Accessible Education in Armenia Is not Proportional
02.10.2014
13:00
The Armenian educational system has serious problems, especially in the regions. Migration and a decrease in birth rate led to a severe decline in the number of students in rural schools. As a result, multi-level schools are created during which, a single teacher has to teach first, fifth, third and sometimes fourth and fifth grades all at once. “This violates a child's right to high quality education,” believes Mesrop Ghalachyan, head of Shirak Branch of the National Institute of Education.

At Asparez Journalists’ Club, Gyumri, the Media Center, in cooperation with Sakharov Foundation held a panel discussion featuring the current issues of Armenia’s education system, specifically its drawbacks revealed during the amendment period and expectations.

The panelists included Karen Melkonyan, Head of Teachers Professional Development and Training Subcomponent of the Center for Education Project; Mesrop Ghalachyan, head of Shirak Branch of the National Institute of Education; Serob Khachatryan, education expert, PhD at YSU, and Nune Davtyan, representative of “Center for Education Projects”.

Establishment of separate high schools in a country as Armenia was an unnecessary luxury.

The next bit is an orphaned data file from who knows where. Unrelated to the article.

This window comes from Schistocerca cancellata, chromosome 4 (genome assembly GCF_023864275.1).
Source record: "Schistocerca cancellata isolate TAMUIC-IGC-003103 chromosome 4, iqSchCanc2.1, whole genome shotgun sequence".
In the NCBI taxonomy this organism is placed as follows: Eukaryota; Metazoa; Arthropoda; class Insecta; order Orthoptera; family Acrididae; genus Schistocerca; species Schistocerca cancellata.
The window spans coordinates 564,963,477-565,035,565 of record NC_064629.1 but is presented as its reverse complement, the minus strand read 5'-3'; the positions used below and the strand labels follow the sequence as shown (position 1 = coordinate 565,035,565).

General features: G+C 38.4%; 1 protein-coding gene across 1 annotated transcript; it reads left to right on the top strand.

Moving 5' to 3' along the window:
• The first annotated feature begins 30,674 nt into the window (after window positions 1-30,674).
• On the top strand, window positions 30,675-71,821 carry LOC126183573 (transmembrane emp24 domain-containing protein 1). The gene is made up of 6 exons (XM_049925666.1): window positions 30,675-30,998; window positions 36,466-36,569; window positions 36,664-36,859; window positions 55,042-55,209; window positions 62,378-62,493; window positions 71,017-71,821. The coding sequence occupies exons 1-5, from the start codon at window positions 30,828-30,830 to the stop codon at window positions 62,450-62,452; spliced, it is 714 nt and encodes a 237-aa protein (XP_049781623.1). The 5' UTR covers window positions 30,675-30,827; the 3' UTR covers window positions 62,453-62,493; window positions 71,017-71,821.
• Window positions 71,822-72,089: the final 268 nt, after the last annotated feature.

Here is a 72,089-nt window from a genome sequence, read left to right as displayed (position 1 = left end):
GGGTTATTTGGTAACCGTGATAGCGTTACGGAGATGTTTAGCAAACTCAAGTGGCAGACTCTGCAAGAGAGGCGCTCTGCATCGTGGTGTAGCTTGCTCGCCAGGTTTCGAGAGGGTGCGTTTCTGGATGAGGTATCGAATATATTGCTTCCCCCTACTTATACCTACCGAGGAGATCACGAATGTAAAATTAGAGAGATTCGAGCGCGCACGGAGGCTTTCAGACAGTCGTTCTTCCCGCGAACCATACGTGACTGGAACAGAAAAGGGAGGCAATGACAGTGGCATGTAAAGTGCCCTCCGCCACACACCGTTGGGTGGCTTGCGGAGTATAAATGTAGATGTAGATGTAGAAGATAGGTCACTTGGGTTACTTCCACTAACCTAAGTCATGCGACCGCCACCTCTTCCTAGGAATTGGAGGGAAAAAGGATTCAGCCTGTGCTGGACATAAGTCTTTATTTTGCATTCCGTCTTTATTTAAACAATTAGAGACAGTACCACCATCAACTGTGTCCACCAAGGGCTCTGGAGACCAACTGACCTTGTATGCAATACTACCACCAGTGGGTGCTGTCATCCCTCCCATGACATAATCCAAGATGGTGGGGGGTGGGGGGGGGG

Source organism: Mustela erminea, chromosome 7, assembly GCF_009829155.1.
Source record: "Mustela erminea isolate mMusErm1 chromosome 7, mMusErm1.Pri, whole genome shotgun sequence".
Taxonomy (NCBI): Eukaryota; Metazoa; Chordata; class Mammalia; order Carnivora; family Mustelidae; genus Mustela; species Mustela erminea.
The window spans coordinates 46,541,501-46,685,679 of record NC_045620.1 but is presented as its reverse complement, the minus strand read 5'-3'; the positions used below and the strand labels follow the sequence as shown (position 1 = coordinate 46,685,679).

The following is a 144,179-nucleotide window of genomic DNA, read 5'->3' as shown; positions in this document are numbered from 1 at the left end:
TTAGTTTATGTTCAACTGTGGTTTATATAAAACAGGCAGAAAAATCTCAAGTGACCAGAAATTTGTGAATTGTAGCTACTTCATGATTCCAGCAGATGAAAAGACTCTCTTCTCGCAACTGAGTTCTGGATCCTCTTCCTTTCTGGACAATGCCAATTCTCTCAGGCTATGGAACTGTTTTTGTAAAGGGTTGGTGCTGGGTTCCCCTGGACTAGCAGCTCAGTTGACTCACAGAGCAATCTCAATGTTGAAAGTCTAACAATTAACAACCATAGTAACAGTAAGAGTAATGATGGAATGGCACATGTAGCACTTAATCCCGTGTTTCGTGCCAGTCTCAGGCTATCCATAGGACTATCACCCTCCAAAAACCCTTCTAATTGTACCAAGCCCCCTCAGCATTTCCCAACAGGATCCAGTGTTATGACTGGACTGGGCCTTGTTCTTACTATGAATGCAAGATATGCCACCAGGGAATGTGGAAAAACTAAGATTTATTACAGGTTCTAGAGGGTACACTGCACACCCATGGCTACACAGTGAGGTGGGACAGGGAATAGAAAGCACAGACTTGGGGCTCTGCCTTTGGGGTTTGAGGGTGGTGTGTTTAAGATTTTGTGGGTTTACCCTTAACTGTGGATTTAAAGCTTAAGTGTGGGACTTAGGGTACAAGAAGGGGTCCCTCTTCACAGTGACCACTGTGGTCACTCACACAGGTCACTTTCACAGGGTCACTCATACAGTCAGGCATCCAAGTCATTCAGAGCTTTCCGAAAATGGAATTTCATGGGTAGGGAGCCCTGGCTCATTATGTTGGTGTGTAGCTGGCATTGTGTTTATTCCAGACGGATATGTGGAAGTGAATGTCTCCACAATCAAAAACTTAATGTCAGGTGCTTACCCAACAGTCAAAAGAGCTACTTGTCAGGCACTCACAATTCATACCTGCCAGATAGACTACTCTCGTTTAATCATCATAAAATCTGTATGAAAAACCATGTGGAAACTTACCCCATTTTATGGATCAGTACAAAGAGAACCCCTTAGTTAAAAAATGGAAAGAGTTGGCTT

Serob Khachatryan believes establishment of separate high schools in Armenia is not a necessity. “Of course there are reforms that are unavoidable, such as the transition to 12-year education, specialization of teachers but, in my opinion, the creation of separate high schools in a country like Armenia was an unnecessary luxury,” said Khachatryan. “Financial resources allocated to education in Armenia make about 2.5 percent of gross domestic product whereas in the world an average of four percent is allotted and there are only several countries where up to 7 percent is allocated to education.”

“What we have today in Armenia is more selective education than general education,” said Khachatryan. “Children of upper class families gather in certain schools with high quality accommodations and facilities while others go to simple public schools.”

Educational issues do not evolve from improvements

Nune Davtyan believes that the current general education problems do not evolve from education reforms but political, economic, social issues.

“In 2008 the concept was not adopted. Because of personal interests a policy changing decision was not made. As a result, high schools were established in such localities where more than one school operated, with rural areas having primary and secondary schools regardless the number of teachers and students. Nune Davtyan and Karen Melkonyan agreed that that is too early to speak about the efficiency of high schools. There are a number of problems with respect to teacher training at universities, proper use of financial resources, maintenance of border settlements through schools through and other issues which are all intertwined, according to Melkonyan. “National security, social protection and education issues are intertwined. No school, No village.”

Quality education is a must to overcome poverty.

The school shapes a society, a society shapes the school.

The school is a mirror of any society, thus, it is vital to thoroughly evaluate the situation. The solution to these problems is more active public participation. Such views were expressed at the discussion attended by representatives of high schools and Gyumri-based non-governmental organizations.

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